OIL: Drilling dims the star-bright night sky above N.M.’s shale frontier
CHACO CANYON, N.M. — It’s 7:45 a.m. on a sunny June morning and a line is already forming outside the visitor center at Chaco Culture National Historical Park. The sign-up list for a moonlit walk through the park’s most prized Pueblo ruins has only 30 spots, and the lights in the sky are promising a show tonight.
Later, as the sun sets over the West Mesa and the moon rises over the ancient walls of Pueblo Bonito, park ranger G.B. Cornucopia fixes his gaze on the Western sky.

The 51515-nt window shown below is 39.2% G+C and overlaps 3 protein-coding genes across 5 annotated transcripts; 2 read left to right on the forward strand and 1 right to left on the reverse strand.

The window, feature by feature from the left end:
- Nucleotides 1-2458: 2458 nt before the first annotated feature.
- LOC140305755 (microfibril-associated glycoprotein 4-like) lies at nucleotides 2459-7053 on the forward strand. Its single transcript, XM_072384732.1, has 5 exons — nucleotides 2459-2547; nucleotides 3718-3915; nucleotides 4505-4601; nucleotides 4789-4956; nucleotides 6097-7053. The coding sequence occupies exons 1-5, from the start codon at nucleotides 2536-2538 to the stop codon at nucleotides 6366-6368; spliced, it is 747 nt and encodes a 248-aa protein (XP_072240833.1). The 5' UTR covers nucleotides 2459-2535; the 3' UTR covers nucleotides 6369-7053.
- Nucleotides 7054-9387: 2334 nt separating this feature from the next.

“I can see them,” he said, guiding visitors’ eyes to two small glowing orbs overlapping in the distance.
Jupiter and Venus.
Chaco Canyon, tucked away in the vast expanse between Farmington and Gallup, N.M., is famous for its dark night skies. Seventy-five miles from the nearest city and 20 miles from any paved road, the park hosts some of the best stargazing in the country and in 2014 was recognized by the International Dark-Sky Association as having one of the darkest and most pristine skies in the world.